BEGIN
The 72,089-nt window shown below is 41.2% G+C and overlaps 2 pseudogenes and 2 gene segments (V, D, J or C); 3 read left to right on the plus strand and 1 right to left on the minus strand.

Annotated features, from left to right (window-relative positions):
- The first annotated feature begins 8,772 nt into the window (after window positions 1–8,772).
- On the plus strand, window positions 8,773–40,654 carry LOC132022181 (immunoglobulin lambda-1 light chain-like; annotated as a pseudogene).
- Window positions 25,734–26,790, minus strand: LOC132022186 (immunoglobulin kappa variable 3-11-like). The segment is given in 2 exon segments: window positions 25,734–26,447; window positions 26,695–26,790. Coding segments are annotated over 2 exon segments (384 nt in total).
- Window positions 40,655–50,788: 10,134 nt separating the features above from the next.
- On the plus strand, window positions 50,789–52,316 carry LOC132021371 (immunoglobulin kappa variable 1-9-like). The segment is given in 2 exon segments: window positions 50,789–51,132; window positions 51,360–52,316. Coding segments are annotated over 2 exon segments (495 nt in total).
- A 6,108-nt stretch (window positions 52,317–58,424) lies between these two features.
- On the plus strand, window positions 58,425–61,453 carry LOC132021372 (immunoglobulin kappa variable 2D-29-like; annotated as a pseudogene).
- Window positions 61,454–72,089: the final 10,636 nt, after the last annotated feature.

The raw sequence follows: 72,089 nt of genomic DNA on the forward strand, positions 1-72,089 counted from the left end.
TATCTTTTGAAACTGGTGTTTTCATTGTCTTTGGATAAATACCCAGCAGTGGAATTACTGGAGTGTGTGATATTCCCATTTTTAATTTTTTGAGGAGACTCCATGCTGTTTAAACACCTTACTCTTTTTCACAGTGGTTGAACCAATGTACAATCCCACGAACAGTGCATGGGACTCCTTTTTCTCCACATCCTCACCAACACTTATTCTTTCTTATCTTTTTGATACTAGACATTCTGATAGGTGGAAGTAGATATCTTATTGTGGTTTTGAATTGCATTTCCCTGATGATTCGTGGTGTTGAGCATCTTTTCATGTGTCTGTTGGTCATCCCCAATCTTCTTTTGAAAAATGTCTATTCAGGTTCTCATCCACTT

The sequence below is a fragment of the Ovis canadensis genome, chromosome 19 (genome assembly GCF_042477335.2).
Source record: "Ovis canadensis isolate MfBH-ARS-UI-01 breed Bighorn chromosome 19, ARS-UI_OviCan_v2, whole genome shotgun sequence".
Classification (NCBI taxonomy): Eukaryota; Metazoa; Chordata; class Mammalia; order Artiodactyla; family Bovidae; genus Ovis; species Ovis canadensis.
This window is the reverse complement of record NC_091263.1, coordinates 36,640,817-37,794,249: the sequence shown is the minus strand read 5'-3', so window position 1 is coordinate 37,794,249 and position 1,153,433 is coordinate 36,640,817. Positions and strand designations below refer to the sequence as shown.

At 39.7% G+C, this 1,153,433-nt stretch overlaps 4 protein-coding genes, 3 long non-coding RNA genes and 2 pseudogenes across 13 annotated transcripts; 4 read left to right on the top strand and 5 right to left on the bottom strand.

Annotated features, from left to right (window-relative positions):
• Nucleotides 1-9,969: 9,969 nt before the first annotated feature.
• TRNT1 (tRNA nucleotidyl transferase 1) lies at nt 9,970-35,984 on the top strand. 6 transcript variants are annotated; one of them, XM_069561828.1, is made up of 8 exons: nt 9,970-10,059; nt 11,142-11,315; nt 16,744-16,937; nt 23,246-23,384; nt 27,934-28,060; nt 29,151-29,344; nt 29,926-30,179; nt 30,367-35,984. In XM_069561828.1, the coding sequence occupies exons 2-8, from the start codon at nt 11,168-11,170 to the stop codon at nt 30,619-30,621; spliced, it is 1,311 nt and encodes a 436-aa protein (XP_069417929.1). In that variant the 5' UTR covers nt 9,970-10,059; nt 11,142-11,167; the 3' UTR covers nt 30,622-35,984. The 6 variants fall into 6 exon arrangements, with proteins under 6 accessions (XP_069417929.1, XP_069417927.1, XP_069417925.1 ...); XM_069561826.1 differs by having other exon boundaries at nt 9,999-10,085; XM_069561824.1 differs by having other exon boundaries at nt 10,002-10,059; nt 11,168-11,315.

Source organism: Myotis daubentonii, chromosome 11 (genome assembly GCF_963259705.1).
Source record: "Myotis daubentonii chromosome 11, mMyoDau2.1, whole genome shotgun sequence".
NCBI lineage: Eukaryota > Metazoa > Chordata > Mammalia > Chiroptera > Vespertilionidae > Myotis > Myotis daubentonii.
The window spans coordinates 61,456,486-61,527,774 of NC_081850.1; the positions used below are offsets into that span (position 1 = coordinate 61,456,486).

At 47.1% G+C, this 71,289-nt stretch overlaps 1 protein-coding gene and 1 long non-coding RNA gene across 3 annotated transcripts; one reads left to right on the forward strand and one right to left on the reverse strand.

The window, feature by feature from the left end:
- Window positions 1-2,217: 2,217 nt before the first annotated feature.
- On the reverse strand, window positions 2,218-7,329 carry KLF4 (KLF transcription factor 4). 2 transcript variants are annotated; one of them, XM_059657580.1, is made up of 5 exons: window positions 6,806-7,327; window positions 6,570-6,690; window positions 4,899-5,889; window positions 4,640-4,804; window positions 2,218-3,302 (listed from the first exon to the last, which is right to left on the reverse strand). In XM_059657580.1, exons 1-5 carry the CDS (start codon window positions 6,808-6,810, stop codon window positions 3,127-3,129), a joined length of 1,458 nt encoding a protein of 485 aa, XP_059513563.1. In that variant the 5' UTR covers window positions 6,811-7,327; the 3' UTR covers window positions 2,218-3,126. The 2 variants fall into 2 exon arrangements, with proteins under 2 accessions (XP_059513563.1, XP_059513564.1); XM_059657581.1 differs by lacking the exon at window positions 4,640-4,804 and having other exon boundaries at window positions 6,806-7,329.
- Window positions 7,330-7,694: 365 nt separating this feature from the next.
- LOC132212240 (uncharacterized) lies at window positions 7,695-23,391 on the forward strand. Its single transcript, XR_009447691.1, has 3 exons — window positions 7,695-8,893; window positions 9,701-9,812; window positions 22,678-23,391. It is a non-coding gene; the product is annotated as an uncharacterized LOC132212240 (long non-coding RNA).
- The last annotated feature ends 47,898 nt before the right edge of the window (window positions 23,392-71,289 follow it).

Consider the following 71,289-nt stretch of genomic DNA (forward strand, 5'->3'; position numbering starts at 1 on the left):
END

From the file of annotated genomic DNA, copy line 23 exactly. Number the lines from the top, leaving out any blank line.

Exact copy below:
NCBI lineage: Eukaryota > Metazoa > Chordata > Mammalia > Chiroptera > Vespertilionidae > Myotis > Myotis daubentonii.